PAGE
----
UNITED STATES DISTRICT COURT DISTRICT OF NEW JERSEY
July 27, 1999
KWESI GAHNNEY AND MANGOWA GAHNNEY,
STATE FARM INSURANCE CO., JOHN DOE, AND ABC CORP.,
The opinion of the court was delivered by: Irenas, District Judge:
HONORABLE JOSEPH E. IRENAS
Kwesi and Mangowa Gahnney ("plaintiffs") entered into a homeowners insurance contract with the defendant State Farm Insurance Company ("State Farm") on August 27, 1995. The plaintiffs allege that State Farm failed to honor the terms of the insurance contract when it refused to reimburse the plaintiffs for the full amount of the damages caused to the their residence as a result of snow and ice from a 1996 winter storm. Before this Court is State Farm's motion for summary judgment, pursuant to Federal Rules of Civil Procedure 56(c). For the reasons set forth below, State Farm's motion for summary judgment is granted.
I. FACTS AND PROCEDURE
The plaintiffs are the owners and residents of 81 Bunning Drive in Voorhees, New Jersey. On August 27, 1995, defendant State Farm issued the plaintiffs an insurance policy, #30-BB-0283-4, which covers, inter alia, water damage to the plaintiffs' Voorhees residence. *fn1 The policy expired on August 27, 1996. During the winter of 1995-96, the heavy weight of the ice and snowfall caused damages to the plaintiffs' premises.
In January of 1996, the plaintiffs began to notice the damaging effects of the storm when water began leaking through their skylight, the windows of the master bedroom, the French doors and the family room. In May of 1996, the plaintiffs realized the full extent of the water damages when the snow completely melted. It was not until July of 1996, that the plaintiffs contend that they realized the full extent of the soot damages.
Plaintiffs claim that the full extent of the general damages include: roof repair, gutter, facet board behind gutter, front porch roof, siding repairs, water damages (living room, foyer, office, family room, master bedroom, master bathroom), and soot damages (living room, foyer, dining room, downstairs hall, office, family room, upstairs hall, kitchen, master bedroom, master bathroom, and all three remaining bedrooms).
On July 16, 1996, the plaintiffs hired Messers Remmey ("Remmey") of Remmey Adjustment Company to advise and assist in the adjustment of the plaintiffs' claim. The plaintiffs assert that they gave State Farm notice of their claim on the same day when Remmey allegedly faxed the plaintiffs' claim request to State Farm representative Carl Hafer ("Agent Hafer"). State Farm disagrees and alleges that the plaintiffs did not report the damages until September 30, 1996.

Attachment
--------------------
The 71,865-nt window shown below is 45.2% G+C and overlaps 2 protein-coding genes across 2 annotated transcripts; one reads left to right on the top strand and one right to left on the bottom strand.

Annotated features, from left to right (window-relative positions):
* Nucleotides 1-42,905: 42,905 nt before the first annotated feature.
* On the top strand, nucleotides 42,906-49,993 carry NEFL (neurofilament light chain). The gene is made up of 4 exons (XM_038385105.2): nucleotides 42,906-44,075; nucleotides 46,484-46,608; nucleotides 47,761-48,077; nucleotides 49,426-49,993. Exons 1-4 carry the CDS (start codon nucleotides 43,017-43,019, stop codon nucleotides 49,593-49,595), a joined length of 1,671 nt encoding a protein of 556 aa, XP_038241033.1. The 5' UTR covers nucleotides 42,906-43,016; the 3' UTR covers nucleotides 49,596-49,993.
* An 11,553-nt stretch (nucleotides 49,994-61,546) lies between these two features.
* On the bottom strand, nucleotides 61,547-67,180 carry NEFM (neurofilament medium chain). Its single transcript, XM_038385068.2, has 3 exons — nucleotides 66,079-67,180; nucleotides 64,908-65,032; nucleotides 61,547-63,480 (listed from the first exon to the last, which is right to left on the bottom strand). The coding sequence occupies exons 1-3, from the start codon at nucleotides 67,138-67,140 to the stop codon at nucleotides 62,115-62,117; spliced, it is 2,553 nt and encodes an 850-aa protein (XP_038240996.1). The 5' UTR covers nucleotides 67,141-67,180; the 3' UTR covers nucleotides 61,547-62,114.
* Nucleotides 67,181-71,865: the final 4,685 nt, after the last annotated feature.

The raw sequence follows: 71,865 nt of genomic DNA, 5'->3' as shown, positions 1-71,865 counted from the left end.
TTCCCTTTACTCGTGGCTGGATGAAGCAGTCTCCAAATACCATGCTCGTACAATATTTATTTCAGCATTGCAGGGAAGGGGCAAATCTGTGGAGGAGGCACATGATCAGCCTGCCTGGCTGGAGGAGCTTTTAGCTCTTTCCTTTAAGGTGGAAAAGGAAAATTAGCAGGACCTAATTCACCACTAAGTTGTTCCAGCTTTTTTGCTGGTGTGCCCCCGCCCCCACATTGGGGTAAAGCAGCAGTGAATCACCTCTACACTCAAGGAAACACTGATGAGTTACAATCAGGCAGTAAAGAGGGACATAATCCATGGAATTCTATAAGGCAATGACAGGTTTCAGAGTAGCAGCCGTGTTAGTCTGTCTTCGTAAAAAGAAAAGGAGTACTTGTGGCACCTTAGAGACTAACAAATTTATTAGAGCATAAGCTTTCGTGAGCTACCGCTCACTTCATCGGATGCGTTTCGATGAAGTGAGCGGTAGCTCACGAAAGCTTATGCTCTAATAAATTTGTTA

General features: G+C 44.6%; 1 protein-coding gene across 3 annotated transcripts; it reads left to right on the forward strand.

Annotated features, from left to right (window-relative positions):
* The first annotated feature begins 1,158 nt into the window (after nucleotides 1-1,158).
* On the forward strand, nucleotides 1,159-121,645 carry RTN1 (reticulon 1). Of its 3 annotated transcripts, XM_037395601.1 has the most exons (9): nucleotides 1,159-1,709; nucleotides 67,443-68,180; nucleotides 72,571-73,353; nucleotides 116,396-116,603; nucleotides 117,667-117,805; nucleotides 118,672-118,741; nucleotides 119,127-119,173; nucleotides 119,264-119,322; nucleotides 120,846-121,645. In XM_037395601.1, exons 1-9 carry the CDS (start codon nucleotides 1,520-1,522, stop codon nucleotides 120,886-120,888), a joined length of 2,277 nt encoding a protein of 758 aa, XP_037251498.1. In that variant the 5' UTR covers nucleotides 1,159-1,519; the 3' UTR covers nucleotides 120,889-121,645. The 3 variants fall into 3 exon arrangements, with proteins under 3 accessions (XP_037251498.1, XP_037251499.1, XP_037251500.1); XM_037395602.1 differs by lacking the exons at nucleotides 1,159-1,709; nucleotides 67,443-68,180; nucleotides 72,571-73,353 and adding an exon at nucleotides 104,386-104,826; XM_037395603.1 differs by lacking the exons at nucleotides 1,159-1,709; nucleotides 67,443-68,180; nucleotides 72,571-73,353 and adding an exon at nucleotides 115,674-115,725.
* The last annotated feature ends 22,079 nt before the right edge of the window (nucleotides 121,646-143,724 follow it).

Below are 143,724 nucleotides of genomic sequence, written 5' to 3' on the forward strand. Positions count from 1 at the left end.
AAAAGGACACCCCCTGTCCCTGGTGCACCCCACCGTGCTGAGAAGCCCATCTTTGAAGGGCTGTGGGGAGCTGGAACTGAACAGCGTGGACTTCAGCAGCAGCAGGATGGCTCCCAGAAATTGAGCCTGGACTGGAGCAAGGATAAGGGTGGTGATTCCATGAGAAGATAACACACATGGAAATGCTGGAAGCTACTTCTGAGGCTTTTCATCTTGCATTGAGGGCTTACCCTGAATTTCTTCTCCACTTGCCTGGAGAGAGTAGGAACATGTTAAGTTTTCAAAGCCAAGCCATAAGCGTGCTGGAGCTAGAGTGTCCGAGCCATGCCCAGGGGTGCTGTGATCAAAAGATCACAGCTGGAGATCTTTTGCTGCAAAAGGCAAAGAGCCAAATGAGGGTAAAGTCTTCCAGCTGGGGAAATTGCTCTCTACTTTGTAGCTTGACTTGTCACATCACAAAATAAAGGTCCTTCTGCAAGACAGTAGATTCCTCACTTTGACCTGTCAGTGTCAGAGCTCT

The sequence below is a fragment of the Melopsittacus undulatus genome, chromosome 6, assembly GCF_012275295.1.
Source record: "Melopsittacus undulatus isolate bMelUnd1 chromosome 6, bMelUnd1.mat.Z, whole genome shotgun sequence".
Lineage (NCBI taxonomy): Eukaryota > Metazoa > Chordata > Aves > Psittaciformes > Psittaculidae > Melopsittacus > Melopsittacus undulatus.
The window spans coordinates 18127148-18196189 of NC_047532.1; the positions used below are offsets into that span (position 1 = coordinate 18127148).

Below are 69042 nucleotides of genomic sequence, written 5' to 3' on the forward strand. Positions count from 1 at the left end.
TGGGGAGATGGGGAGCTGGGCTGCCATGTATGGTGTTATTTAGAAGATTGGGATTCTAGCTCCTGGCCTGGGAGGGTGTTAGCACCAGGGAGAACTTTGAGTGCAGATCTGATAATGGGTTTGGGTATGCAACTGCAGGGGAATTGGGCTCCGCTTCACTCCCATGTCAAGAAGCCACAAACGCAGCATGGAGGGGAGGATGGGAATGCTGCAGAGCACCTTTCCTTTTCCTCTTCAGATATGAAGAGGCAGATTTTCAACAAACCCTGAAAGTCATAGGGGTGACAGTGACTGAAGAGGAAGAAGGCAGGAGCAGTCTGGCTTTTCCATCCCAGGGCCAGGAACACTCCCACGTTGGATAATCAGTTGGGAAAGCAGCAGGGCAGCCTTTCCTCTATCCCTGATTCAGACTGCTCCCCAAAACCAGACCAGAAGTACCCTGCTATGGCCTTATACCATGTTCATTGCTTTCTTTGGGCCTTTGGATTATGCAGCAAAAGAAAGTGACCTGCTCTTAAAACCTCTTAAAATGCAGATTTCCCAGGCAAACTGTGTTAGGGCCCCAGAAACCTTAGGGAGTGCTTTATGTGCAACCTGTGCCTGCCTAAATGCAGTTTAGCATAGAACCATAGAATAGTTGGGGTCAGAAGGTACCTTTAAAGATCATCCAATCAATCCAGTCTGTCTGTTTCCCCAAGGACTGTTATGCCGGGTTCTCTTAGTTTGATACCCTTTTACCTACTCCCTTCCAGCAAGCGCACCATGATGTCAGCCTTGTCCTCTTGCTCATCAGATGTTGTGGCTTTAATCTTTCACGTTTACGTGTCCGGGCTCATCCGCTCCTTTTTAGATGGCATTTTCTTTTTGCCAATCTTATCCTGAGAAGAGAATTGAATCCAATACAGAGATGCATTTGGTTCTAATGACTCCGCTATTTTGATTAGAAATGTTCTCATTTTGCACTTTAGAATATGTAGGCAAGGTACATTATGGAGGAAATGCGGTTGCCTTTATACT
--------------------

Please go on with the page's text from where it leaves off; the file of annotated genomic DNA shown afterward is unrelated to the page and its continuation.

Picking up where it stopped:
On October 9, 1996, Agent Hafer and Remmey inspected the plaintiffs' home. As a result of the inspection, State Farm offered the plaintiffs a total replacement cost of $3,270 and an actual cash value of $2,686. *fn2 According to State Farm, Remmey told the plaintiffs that the damage estimate was fair and that they should accept the offer. On February 10, 1997, the plaintiffs ended their relationship with Remmey on the grounds that he failed to do his job adequately and failed to conduct an independent estimate of the damages to their home.
On March 11, 1997, the plaintiffs submitted to State Farm a damage estimate calculated by Mark Woodruff ("Woodruff") of Metro Public Adjusters, Inc. ("Metro"). Woodruff estimated the damages to the plaintiffs' home at $23,906.72. Plaintiffs allege that following the Woodruff estimate, on March 20, 1997, Agent Hafer increased the amount of his damage estimate. However, the actual amount of the new estimate is unknown because Agent Hafer was fired before the plaintiffs received notice of the new award. The plaintiffs' claim was then assigned to Mr. Garcia ("Agent Garcia") of State Farm.
On or about April 11, 1997, the plaintiffs requested an appraisal. *fn3 However, State Farm requested a chance to re-inspect the premises before resorting to an appraisal. On May 13, 1997, State Farm's Agent Garcia and Kevin Rogers met with Mrs. Gahnney and Woodruff to re-inspect the damages. State Farm did not increase its offer, choosing instead to maintain the initial estimate of a total replacement cost of $3,270 and an actual cash value of $2,686. Unsatisfied with the outcome, the plaintiffs and State Farm commenced the independent appraisal.
G. Michael Murphy and Alan Burke were the independent appraisers appointed by State Farm and the plaintiffs, respectively. On August 5, 1997, the independent appraisers agreed to a total replacement cost of $4,716.22 and an actual cash value of $3,984.68. On August 27, 1997, State Farm sent a check to the plaintiffs in the amount of the $3,984.68. The plaintiffs contend that the appraisal award became known to them on September 4, 1997, when it was forwarded by Metro. The plaintiffs did not cash the check because it was significantly less than Metro's estimate of $23,906.72.
On August 7, 1998, the plaintiffs filed a complaint in the Superior Court of New Jersey and on October 9, 1998, State Farm filed a notice of removal, pursuant to 28 U.S.C. §§ 1446, 1441, and 1332. On May 13, 1999, State Farm filed the instant motion for summary judgment pursuant to Fed. R. Civ. P. 56(c).